That the spaces or area between these palisads and fences, be employ'd in beds and bordures of pinks, carnations, clove, stock-gilly-flower, primroses, auriculas, violets, not forgetting the white, which are in flower twice a year, April and August: cowslips, lilies, narcissus, strawberries, whose very leaves as well as fruit emit a cardiaque, and most refreshing halitus : also parietaria lutea, musk lemmon, and mastick, thyme, spike, cammomile, balm, mint, majoram, pempernel, and serpillum, &c. which, upon the least pressure and cutting, breathe out and betray their ravishing odors.

That the fields, and crofts within these closures, or invironing gardens, be some of them planted with wild thyme, and others reserved for plots of beans, pease (not cabbages, whose rotten and perishing stalks have a very noisom and

1 Sallow or willow.

2 It has been conjectured that probably the lime-trees in St. James's Park were planted in consequence of this suggestion. unhealthy smell, and therefore by Hypocrates utterly condemned near great cities) but such blossom-bearing brain as send forth their virtue at farthest distance, and are all of them marketable at London; by which means, the aer and winds perpetually fann'd from so many circling and encompassing hedges, fragrant shrubs, trees and flowers, (the amputation and pruning of whose superfluities may in winter, on some occasions of weather and winds, be burnt, to visit the city with a more benign smoak,) not onely all that did approach the region which is properly design'd to be lowery; but even the whole City would be sensible of the sweet and ravishing varieties of the perfumes, as well of the most delightful and pleasant objects and places of recreation for the inhabitants; yielding also a prospect of a noble and masculine majesty, by reason of the frequent plantations of trees, and nurseries for ornament, profit, and security.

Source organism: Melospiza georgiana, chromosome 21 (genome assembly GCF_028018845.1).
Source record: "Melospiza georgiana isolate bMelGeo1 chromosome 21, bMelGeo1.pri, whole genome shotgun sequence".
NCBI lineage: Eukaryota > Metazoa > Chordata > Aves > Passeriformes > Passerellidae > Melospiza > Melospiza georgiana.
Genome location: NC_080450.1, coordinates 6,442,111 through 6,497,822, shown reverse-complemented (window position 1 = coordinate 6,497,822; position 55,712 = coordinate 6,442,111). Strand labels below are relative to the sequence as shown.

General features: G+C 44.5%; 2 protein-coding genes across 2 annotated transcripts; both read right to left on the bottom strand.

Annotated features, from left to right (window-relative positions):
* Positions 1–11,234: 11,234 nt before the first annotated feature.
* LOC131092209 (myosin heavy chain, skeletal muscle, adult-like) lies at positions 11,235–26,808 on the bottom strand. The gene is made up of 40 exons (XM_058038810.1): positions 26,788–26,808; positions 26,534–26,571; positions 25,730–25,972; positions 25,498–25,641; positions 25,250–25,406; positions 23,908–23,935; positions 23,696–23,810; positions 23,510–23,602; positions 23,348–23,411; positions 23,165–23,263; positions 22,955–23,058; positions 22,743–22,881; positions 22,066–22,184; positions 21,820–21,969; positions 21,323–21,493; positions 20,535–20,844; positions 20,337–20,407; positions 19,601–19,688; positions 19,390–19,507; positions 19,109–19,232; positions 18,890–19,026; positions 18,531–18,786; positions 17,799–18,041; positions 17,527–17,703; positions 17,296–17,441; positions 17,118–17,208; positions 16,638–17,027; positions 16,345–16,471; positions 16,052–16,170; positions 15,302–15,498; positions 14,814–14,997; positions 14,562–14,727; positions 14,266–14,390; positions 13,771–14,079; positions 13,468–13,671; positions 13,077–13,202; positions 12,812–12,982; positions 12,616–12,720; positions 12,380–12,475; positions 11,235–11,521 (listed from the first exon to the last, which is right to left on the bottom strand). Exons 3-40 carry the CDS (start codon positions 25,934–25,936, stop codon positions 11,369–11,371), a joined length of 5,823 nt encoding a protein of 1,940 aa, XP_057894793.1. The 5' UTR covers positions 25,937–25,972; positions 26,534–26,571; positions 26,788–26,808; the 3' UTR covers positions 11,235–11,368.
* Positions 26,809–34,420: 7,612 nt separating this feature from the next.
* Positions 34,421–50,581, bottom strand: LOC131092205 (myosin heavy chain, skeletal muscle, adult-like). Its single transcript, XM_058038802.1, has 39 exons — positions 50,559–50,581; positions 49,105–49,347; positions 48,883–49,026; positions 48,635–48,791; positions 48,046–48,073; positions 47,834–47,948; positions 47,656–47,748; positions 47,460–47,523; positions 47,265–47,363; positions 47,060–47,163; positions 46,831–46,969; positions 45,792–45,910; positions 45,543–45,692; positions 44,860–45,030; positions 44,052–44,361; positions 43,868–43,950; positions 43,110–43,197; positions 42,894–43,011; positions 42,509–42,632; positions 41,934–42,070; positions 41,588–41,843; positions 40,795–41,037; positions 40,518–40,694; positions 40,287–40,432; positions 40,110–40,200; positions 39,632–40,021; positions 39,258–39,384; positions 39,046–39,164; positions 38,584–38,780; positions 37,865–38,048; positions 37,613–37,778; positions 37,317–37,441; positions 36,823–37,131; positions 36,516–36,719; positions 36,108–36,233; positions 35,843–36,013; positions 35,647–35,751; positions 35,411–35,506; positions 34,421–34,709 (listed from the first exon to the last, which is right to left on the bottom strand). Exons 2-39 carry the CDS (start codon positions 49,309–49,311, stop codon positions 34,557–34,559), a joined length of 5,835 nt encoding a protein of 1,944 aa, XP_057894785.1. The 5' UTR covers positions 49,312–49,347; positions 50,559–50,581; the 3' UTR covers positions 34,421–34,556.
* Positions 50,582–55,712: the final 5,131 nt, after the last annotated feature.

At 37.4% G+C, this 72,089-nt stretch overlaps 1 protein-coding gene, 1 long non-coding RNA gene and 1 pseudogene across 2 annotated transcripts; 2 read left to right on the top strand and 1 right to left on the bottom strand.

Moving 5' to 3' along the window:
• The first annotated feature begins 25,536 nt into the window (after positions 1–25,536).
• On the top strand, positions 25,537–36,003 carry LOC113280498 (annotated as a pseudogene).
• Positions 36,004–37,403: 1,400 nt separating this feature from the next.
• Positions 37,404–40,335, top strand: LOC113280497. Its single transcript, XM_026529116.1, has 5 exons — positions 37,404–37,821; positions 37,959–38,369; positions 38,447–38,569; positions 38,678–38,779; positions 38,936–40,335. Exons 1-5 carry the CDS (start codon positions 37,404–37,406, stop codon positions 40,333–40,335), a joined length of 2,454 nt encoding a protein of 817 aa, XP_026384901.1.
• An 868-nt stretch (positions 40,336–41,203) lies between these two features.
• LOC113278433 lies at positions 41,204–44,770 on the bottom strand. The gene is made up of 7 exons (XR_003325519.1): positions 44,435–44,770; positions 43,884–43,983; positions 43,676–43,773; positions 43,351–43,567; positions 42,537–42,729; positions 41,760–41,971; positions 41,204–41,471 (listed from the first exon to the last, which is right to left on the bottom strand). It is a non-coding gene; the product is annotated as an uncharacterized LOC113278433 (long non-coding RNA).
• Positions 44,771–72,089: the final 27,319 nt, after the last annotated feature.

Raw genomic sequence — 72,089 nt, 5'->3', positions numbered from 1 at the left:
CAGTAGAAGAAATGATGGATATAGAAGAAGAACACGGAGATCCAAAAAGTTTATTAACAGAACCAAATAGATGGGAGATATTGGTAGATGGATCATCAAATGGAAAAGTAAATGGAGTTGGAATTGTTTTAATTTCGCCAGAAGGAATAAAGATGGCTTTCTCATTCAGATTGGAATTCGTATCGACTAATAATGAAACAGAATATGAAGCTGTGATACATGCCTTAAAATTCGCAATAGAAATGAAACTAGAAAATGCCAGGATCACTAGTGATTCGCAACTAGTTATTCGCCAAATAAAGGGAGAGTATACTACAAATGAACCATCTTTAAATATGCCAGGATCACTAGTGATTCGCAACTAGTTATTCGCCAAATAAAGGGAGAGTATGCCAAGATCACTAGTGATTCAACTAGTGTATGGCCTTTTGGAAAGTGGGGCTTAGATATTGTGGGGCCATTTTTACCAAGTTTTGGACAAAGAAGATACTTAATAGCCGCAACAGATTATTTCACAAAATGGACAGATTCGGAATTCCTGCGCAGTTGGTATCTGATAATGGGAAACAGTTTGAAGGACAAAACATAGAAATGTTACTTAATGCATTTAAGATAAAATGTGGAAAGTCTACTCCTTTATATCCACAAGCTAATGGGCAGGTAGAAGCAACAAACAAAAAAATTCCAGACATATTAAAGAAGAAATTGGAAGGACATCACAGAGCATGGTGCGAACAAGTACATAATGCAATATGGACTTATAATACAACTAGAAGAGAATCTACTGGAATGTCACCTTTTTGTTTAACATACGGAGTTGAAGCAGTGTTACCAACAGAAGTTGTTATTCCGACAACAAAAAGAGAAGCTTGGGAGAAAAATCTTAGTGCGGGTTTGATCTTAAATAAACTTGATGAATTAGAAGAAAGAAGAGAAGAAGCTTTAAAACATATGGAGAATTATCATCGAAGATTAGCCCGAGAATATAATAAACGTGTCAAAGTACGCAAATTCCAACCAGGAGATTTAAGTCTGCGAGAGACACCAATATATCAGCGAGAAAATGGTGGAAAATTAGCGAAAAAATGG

The remainder of the fields included yielding the same, and better shelter, and pasture for sheep and cattle then now; that they lie bleak, expos'd and abandon'd to the winds, which perpetually invade them.

That, to this end, the gardiners (which now cultivate the upper, more drie, and ungrateful soil), be encouraged to begin plantations in such places onely : and the further exorbitant encrease of tenements, poor and nasty cottages near the City, be prohibited, which disgrace and take off from the sweetness and amoenity of the environs of London, and are already become a great eye-sore in the grounds opposite to his Majesty's Palace of White-hall; which being converted to this use, might yield a diversion inferior to none that could be imagin'd for health, profit, and beauty, which are the three transcendencies that render a palace without all exception.

And this is what (in short) I had to offer, for the improvement and melioration of the Aer about London, and with which I shall conclude this discourse.